Intelligence officials told London’s pan-Arab daily Asharq al-Awsat in May that Osama bin Laden’s 10-year-old daughter Safiyah offered importantinformation regarding regular visitors to the Abbottabad compound. Islamabad is keen to find out who supported the bin Laden family during their five-year stay near the Abottabad. Another source inside the Pakistani government told the newspaper that Islamabad would deport members of bin Laden’s family to their home countries at the “appropriate time.”

Amal Abdul-Fattah, one of bin Laden’s widows, and her five children would be among the first to head to their native countries, in this case Yemen, the newspaper adds.

Pakistan’s Inter-Service Intelligence agency has been grilling members of bin Laden’s family since the May 2 raid. The British newspaper said the deportation suggests the ISI has ended its investigation into how bin Laden lived close to one of Pakistan’s top military academies for years without capture.


June 24, 2011

On June 23, 2011, Fox News reported via AP that a Danish appeals court has sentenced a Somali man to 10 years in prison for breaking into the home of a cartoonist who caricatured the Prophet Muhammad.

The Western High Court in Aarhus added an extra year to a nine-year sentence given by a lower court to Muhideen Mohammed Geelle in February. He was sentenced a day after the court found him guilty of a terror attempt.

Geele entered Danish cartoonist Kurt Westergaard’s home on New Year’s Day 2010 armed with an ax. Westergaard locked himself inside a panic room and was unharmed. Police arrived and apprehended Geelle after shooting him in the leg.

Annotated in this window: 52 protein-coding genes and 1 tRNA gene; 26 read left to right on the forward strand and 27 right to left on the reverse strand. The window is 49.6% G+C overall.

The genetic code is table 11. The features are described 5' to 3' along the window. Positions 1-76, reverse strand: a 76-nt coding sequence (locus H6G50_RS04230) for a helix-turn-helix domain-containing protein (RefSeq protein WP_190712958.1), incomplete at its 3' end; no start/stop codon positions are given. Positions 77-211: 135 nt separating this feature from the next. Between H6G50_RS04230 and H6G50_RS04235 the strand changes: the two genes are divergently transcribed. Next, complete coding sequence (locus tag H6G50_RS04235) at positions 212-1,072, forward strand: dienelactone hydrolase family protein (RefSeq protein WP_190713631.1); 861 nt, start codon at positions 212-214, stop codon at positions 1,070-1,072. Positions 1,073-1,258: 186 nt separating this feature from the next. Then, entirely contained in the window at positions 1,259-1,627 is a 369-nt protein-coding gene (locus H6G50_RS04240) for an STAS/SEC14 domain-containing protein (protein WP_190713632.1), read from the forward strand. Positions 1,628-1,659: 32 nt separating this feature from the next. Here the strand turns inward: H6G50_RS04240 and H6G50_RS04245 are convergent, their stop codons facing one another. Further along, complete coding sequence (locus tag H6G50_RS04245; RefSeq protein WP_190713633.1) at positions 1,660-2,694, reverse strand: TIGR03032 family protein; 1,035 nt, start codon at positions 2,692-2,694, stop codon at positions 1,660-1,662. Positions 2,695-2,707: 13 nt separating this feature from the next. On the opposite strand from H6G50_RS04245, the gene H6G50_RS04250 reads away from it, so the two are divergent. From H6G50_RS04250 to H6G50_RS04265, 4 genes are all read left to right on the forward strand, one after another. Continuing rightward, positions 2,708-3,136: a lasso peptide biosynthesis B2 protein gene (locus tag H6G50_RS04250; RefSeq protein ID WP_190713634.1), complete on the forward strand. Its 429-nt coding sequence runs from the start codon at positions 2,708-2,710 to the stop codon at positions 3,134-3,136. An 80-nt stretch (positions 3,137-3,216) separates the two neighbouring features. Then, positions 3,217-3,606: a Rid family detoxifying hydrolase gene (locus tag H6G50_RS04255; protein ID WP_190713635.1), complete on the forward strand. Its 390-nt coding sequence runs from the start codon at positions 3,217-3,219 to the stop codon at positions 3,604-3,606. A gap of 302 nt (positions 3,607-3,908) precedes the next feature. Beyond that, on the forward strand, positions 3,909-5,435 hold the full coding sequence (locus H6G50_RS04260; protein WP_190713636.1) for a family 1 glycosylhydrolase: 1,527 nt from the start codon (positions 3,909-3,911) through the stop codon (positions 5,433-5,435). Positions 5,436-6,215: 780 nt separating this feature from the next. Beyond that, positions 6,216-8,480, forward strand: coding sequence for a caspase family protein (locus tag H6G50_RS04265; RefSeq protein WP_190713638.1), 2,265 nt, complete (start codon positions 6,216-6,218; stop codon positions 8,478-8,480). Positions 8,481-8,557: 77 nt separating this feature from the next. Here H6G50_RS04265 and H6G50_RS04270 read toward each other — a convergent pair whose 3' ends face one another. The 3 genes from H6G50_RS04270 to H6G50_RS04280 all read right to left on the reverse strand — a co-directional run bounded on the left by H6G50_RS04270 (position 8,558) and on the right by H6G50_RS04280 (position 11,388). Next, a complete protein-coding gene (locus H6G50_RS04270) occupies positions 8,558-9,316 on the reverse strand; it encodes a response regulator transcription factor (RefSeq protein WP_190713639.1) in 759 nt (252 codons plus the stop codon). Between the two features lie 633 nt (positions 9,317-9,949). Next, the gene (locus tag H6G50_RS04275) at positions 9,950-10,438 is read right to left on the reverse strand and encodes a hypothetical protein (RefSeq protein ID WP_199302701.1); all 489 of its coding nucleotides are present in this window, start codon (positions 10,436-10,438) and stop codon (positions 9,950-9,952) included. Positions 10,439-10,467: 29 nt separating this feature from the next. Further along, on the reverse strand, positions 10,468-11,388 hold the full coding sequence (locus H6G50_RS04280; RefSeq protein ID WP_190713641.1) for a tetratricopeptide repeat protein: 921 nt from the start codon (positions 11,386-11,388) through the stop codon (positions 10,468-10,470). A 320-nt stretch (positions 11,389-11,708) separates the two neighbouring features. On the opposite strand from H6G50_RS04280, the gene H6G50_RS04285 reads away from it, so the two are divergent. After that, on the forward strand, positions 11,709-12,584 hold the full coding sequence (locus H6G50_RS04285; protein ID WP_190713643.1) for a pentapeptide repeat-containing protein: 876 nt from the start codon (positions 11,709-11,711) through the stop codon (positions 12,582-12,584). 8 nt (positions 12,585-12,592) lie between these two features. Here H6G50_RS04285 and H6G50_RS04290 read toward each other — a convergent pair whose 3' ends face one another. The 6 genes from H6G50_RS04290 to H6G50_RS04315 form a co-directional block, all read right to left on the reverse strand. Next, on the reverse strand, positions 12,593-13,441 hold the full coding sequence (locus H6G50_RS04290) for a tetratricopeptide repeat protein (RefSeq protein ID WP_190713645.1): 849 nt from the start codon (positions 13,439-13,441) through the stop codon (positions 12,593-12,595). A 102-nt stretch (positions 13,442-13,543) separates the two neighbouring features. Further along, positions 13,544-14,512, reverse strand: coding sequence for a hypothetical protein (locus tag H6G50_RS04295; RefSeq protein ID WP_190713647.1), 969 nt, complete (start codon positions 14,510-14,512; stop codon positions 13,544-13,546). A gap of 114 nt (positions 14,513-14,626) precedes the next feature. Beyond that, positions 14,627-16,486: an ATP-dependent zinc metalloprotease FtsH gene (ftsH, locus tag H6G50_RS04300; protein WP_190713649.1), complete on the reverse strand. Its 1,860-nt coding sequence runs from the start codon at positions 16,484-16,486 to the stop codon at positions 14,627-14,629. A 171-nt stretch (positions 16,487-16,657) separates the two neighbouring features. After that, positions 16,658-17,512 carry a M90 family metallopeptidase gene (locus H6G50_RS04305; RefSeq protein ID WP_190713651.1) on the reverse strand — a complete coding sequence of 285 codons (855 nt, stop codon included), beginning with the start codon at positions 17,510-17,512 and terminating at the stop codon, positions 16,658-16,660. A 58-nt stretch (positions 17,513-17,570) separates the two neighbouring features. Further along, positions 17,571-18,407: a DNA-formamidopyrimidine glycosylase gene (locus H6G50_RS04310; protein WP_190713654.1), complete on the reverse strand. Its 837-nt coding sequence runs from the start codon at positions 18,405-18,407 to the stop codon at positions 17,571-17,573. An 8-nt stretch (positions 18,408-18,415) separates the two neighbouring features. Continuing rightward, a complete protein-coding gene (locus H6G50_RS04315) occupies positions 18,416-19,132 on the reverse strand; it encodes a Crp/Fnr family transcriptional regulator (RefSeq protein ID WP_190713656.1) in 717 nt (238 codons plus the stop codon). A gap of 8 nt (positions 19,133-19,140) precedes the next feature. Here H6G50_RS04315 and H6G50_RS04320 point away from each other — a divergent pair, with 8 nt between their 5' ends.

Prosecutor Kirsten Dyrman commented the sentence:

This is a question of a terror-related murder attempt. It is a very serious sentence for a very serious crime.

The prosecutors, however, did not link Geelle to any terrorist group.

The Western High Court in Denmark said Geelle will be deported from after serving his term.

The appeals court also found Geelle guilty of assaulting a policeman after the officers confronted him on arrival at Westergaard’s home in Aarhus, northwestern Denmark.

Danish authorities say they have foiled several terror plots linked to the 2005 newspaper cartoons of the Prophet Muhammad that triggered protests in Muslim countries.


June 23, 2011

Former Deputy Assistant to Vice President Cheney for National Security Affairs.Stephen Yates on Fox News was on June 22, 2011, critical of President Obama’s timetable for withdrawal from Afghanistan

The president chose to use the East Room of the White House to offer a fairly simple campaign speech, not a war update or national security strategy.
Obama cannot be blamed for misleading America. His call tonight to “wind down this war” and “focus on nation building here at home” comes straight out of the 2008 campaign.